In honor of the 82nd Annual Academy Awards and Kathryn “I don’t want to talk about gender” Bigelow’s historic Oscar win AND the 99th Anniversary of the first International Women’s Day Conference, I thought it would be appropriate to highlight some Hollywood feminism that seems to always be in quirky style – the marvelous Diane Keaton, actor, director, photographer and singer.
Diane Keaton was born Diane Hall on January 5th, 1946. She later took her mother’s maiden name when it was discovered that another actress had already been working under the last name Hall.
Her initial interest in acting was spurred on by being in the audience to see her mother, Dorothy, win first place in the Mrs. Los Angeles pageant for wives and mothers who worked in the home doing reproductive labor (read: homemakers, but see how I tried?) Amazed by the performativity and theatricality of the pageant, Diane Keaton was destined to become an actor. The influence of the pageant and her oft-cited reverence for Katharine Hepburn’s choice of deeply complex and strong female characters certainly made an impact on Keaton’s craft.
Having worked on the stage and screen tirelessly for over 40 years, it’s no surprise that Diane Keaton’s name and work is easily recalled and enjoyed.
Arguably the breakthrough role of her career, Keaton played Kay Adams, the eccentric girlfriend of Michael Corleone in The Godfather. Her reputation of being quirky, kooky and eccentric (all adjectives for various ways that interesting, layered, non-dream girls get coded) has been a lasting legacy, informing many of her performances and her portrayal in the media.
I will forego the parts of her bio that dwell on her romantic and professional relationships with powerful men in Hollywood. Don’t people get sick of this trend? *Cough Kathryn Bigelow and James Cameron, Cough*
In 1977, Keaton starred in Woody Allen’s Annie Hall. Loosely based on the actress herself, the film was an acclaimed hit. Diane’s performance earned her an Oscar nomination and the win for Best Actress. The movie highlighted another distinct feature of Keaton’s – her stylized way of dressing. Her wardrobe in the film was mainly composed of vintage men’s clothing – ties, vest, belts, dress shirts, roomy pants and the like. Instantly becoming a fashion icon that presented an alternative to the form-fitting heavily feminized looks of the ’70s, Keaton still wears vintage suits and is usually found sporting a turtleneck (as so famously criticized for in Something’s Gotta Give by Jack Nicholson’s character), some form of suspender and the occasional pair of gloves.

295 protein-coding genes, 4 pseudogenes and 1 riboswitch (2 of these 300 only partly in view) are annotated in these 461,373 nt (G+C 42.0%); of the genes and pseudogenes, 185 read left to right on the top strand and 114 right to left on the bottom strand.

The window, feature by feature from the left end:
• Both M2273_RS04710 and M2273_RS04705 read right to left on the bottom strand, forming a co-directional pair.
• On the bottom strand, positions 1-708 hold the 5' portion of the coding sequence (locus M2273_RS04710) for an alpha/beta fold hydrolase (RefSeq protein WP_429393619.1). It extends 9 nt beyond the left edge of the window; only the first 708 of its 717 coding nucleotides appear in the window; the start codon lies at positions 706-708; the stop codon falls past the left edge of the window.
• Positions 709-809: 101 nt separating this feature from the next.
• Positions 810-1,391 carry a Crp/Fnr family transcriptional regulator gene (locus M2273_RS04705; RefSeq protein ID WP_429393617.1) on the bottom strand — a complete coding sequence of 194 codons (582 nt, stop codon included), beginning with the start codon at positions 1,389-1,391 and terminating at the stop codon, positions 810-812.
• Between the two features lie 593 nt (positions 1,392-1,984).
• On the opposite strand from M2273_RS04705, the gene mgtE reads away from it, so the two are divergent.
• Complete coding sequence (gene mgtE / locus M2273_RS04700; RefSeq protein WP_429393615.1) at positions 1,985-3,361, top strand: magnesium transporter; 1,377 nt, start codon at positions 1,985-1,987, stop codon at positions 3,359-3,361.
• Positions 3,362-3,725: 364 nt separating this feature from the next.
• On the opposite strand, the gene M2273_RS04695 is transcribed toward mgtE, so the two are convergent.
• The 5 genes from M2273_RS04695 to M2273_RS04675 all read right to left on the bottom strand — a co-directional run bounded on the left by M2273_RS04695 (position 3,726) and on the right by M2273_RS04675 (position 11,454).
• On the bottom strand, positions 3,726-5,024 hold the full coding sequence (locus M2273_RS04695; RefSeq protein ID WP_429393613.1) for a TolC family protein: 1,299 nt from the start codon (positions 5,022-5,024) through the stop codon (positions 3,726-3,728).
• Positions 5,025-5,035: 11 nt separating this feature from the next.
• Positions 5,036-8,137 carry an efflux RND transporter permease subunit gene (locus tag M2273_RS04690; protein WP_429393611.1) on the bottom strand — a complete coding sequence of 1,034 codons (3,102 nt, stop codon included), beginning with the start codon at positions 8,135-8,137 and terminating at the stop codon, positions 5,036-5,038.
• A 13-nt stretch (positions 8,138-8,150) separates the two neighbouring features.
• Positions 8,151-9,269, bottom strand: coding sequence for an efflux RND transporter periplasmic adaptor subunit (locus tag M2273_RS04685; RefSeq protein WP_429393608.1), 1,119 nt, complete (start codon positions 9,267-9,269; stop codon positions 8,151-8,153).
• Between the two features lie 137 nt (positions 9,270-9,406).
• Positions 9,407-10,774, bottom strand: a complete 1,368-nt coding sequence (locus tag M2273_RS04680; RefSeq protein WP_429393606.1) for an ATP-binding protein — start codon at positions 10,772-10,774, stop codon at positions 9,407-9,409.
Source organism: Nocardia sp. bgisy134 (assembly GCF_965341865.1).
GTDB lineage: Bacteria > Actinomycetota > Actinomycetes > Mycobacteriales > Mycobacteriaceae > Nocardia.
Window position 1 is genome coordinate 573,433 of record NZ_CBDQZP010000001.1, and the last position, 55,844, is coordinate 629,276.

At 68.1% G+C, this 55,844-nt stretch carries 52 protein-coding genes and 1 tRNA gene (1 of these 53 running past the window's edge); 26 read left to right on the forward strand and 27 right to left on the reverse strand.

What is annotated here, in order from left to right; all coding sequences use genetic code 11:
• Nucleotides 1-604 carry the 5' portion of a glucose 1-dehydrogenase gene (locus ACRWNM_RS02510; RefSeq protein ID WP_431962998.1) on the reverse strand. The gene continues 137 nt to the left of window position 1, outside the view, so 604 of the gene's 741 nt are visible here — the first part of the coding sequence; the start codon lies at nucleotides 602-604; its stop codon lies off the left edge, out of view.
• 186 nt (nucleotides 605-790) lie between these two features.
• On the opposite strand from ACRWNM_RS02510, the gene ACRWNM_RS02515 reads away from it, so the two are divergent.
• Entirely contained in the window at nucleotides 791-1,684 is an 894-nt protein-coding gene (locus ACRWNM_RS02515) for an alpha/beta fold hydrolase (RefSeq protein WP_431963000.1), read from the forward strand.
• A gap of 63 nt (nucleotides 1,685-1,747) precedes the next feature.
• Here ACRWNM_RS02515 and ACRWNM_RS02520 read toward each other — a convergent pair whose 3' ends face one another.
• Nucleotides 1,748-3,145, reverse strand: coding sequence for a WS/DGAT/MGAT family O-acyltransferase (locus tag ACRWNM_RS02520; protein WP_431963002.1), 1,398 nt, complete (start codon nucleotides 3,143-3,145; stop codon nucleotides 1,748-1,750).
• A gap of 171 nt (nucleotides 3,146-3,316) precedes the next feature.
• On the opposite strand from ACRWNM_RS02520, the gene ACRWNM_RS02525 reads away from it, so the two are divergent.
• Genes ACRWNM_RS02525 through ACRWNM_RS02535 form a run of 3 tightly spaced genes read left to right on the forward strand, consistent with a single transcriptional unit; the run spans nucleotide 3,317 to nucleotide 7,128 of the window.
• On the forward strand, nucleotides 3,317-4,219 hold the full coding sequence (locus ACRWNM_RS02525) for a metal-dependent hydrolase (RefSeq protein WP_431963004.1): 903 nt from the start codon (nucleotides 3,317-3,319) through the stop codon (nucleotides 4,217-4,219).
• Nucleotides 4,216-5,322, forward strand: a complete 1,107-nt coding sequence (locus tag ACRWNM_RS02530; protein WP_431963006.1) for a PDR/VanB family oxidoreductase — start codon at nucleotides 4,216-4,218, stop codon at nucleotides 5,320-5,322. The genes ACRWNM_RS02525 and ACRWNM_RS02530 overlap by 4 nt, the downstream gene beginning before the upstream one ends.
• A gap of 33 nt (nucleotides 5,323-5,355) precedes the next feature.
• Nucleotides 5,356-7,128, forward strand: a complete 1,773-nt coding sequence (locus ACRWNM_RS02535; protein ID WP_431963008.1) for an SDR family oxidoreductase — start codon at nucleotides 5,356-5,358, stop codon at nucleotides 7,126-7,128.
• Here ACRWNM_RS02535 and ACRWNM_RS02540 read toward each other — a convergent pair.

In the same year, Keaton played the lead in Looking for Mr. Goodbar. Keaton’s character is a Catholic teacher who works with hearing-impaired children but secretly finds casual sex partners in various bars around the city. Keaton’s reasoning for choosing the role shows feminist gusto. The September 1977 cover story of Time noted the trend toward valuing female narratives and highlighted the role Keaton was playing in changing film:
A male actor can fly a plane, fight a war, shoot a badman, pull off a sting, impersonate a big cheese in business or politics. Men are presumed to be interesting. A female can play a wife, play a whore, get pregnant, lose her baby, and, um, let’s see … Women are presumed to be dull. … Now a determined trend spotter can point to a handful of new films whose makers think that women can bear the dramatic weight of a production alone, or virtually so. Then there is Diane Keaton in Looking for Mr. Goodbar. As Theresa Dunn, Keaton dominates this raunchy, risky, violent dramatization of Judith Rossner’s 1975 novel about a schoolteacher who cruises singles bars.
From her role as a hardened prison warden’s wife who falls in love with a prisoner in Mrs. Soffel to her role opposite Steve Martin in Father of the Bride I and II, Keaton is someone we identify with, someone we find charming and captivating.
My favorite Diane Keaton film is, without a doubt, Baby Boom. In the 1987 film, Keaton plays J.C. Wiatt, a high-powered career woman whose life is thrown into chaos after being given guardianship of an estranged cousin’s baby daughter. Of course, the world of big business is not OK with this and J.C. loses her job and live-in lover when she decides to keep her new-found baby instead of giving her up for adoption. Institutional barriers for working moms, anyone?
Long story short, J.C. moves to Vermont, completely renovates a derelict house and develops some amazing baby applesauce (I can only imagine what it tasted it like, but still) which she starts to bottle and sell in her small town. Word (and taste) spreads and before she knows it, J.C. is back at her old office negotiating an offer to sell her DIY business for millions. She refuses and returns to the green mountain state (and her new lover) where she is content to raise her little bundle and continue her business. And yes, this was well before opt-out revolution narratives were being churned out by every major news outlet.
What else has superwoman Diane Keaton done? Uh, well she directed the music video for Belinda Carlisle’s “Heaven is a Place on Earth”! You think I’m lying, but the proof is in the pudding (aka YouTube link):
Keaton’s recent choices of roles, from The First Wives’ Club to Something’s Gotta Give, have showcased women and lifestyles that are often are ignored by mainstream Hollywood interests. Aging, post-marriage, and the continued success of women beyond motherhood are themes that Keaton’s films explore and engage with.
Recent talk of a potential HBO show with Keaton running a feminist, sex-positive magazine has made me love Diane Keaton even more.
Sometimes it’s OK to talk about gender. Just sayin’.